Do you not know, brothers and sisters—for I am speaking to those who know the law—that the law is binding on a person only during that person’s lifetime? Thus a married woman is bound by the law to her husband as long as he lives; but if her husband dies, she is discharged from the law concerning the husband. Accordingly, she will be called an adulteress if she lives with another man while her husband is alive. But if her husband dies, she is free from that law, and if she marries another man, she is not an adulteress. 

In the same way, my friends, you have died to the law through the body of Christ, so that you may belong to another, to him who has been raised from the dead in order that we may bear fruit for God. While we were living in the flesh, our sinful passions, aroused by the law, were at work in our members to bear fruit for death. But now we are discharged from the law, dead to that which held us captive, so that we are slaves not under the old written code but in the new life of the Spirit. 

What then should we say? That the law is sin? By no means! Yet, if it had not been for the law, I would not have known sin. I would not have known what it is to covet if the law had not said, 'You shall not covet.' But sin, seizing an opportunity in the commandment, produced in me all kinds of covetousness. Apart from the law sin lies dead. I was once alive apart from the law, but when the commandment came, sin revived and I died, and the very commandment that promised life proved to be death to me. For sin, seizing an opportunity in the commandment, deceived me and through it killed me. So the law is holy, and the commandment is holy and just and good.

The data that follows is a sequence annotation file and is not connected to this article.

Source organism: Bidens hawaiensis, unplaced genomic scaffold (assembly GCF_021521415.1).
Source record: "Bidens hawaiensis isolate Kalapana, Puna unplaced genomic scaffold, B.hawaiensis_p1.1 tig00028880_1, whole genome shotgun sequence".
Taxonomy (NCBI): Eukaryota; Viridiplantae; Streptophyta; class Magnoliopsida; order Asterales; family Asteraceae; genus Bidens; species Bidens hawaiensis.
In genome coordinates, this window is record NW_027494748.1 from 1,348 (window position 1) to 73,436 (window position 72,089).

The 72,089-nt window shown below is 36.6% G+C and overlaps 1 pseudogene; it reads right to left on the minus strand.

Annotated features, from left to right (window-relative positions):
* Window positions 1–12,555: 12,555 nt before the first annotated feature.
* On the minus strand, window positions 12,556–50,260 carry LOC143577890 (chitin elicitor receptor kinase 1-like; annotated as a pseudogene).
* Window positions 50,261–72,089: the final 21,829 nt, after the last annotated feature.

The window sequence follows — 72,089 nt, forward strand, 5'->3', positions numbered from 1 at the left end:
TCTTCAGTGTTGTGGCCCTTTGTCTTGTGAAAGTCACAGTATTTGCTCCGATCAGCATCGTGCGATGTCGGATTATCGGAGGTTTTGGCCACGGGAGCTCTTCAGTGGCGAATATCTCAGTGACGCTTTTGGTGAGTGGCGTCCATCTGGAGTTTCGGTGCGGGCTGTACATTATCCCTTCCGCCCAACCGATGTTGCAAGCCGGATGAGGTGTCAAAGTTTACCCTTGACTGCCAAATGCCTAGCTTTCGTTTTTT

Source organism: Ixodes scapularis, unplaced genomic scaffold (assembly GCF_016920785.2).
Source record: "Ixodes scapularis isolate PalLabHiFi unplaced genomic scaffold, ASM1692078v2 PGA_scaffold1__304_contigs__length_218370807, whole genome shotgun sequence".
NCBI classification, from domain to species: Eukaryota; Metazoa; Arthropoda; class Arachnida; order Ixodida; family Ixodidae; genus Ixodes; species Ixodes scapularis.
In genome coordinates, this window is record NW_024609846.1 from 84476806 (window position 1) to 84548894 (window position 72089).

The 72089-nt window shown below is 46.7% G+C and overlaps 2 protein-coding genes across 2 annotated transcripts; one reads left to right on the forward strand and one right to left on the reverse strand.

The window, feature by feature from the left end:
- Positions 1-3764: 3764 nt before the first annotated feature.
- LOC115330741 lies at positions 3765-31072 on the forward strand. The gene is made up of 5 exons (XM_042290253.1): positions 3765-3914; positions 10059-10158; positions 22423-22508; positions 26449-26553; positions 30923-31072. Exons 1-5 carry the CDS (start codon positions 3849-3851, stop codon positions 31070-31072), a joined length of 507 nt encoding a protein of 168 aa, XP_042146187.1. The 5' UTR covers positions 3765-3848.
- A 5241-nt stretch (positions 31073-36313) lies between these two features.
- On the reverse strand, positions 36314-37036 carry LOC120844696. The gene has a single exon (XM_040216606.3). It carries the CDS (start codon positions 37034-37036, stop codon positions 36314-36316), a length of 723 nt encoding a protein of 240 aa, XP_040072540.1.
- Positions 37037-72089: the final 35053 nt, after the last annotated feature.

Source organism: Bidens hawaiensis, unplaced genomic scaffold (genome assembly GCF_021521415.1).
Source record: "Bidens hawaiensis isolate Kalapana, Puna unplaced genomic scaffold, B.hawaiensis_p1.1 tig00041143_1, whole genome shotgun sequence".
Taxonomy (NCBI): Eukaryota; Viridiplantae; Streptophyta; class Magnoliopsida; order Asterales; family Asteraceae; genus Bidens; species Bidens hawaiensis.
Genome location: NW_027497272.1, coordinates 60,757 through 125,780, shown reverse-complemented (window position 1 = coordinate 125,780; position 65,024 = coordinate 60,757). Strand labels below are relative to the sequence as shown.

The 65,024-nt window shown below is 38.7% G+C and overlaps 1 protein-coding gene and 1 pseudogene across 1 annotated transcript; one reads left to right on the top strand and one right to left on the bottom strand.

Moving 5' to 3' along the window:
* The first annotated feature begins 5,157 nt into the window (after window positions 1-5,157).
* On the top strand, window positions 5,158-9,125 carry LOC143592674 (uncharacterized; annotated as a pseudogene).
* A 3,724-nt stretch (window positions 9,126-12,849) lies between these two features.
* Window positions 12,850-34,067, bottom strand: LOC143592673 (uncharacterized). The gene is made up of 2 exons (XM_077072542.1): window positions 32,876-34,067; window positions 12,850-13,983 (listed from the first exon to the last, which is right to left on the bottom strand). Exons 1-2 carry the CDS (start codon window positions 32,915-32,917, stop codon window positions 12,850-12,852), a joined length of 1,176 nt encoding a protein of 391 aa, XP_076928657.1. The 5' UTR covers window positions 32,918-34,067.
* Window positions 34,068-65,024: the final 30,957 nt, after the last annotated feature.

Did what is good, then, bring death to me? By no means! It was sin, working death in me through what is good, in order that sin might be shown to be sin, and through the commandment might become sinful beyond measure. 

The Benedictus (Morning), 
the Magnificat (Evening), or 
Nunc dimittis (Night) may follow.

Prayer:
Lord of our lives,
we have decided to follow Jesus
and have chosen to be in your Kingdom.
Give us courage, discernment and an unwavering faith.

We pray for your Church throughout the world,
Shed forth your spirit of discipleship upon us.

When we are uncertain,
reveal a vision.

When we are passive,
light a fire.

When we are tempted,
send your Spirit.

Let no riches make me ever forget myself, 
no poverty ever make me to forget thee: 
let no hope or fear, no pleasure or pain, 
no accident without, no weakness within, 
hinder or discompose my duty, or turn me 
from the ways of thy commandments. 
O, let thy Spirit dwell with me for ever,